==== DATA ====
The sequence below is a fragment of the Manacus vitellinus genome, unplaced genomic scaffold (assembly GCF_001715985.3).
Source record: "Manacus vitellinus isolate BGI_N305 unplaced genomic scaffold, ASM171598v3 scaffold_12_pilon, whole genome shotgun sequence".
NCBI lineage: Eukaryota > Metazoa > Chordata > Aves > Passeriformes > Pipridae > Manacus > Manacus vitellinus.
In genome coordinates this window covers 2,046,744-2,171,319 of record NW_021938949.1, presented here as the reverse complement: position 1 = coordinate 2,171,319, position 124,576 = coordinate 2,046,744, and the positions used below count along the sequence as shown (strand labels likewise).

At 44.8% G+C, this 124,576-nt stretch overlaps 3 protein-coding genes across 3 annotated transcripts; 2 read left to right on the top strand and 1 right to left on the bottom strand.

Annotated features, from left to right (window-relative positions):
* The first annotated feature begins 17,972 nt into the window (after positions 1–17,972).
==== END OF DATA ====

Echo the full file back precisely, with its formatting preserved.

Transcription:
The sequence below is a fragment of the Manacus vitellinus genome, unplaced genomic scaffold (assembly GCF_001715985.3).
Source record: "Manacus vitellinus isolate BGI_N305 unplaced genomic scaffold, ASM171598v3 scaffold_12_pilon, whole genome shotgun sequence".
NCBI lineage: Eukaryota > Metazoa > Chordata > Aves > Passeriformes > Pipridae > Manacus > Manacus vitellinus.
In genome coordinates this window covers 2,046,744-2,171,319 of record NW_021938949.1, presented here as the reverse complement: position 1 = coordinate 2,171,319, position 124,576 = coordinate 2,046,744, and the positions used below count along the sequence as shown (strand labels likewise).

At 44.8% G+C, this 124,576-nt stretch overlaps 3 protein-coding genes across 3 annotated transcripts; 2 read left to right on the top strand and 1 right to left on the bottom strand.

Annotated features, from left to right (window-relative positions):
* The first annotated feature begins 17,972 nt into the window (after positions 1–17,972).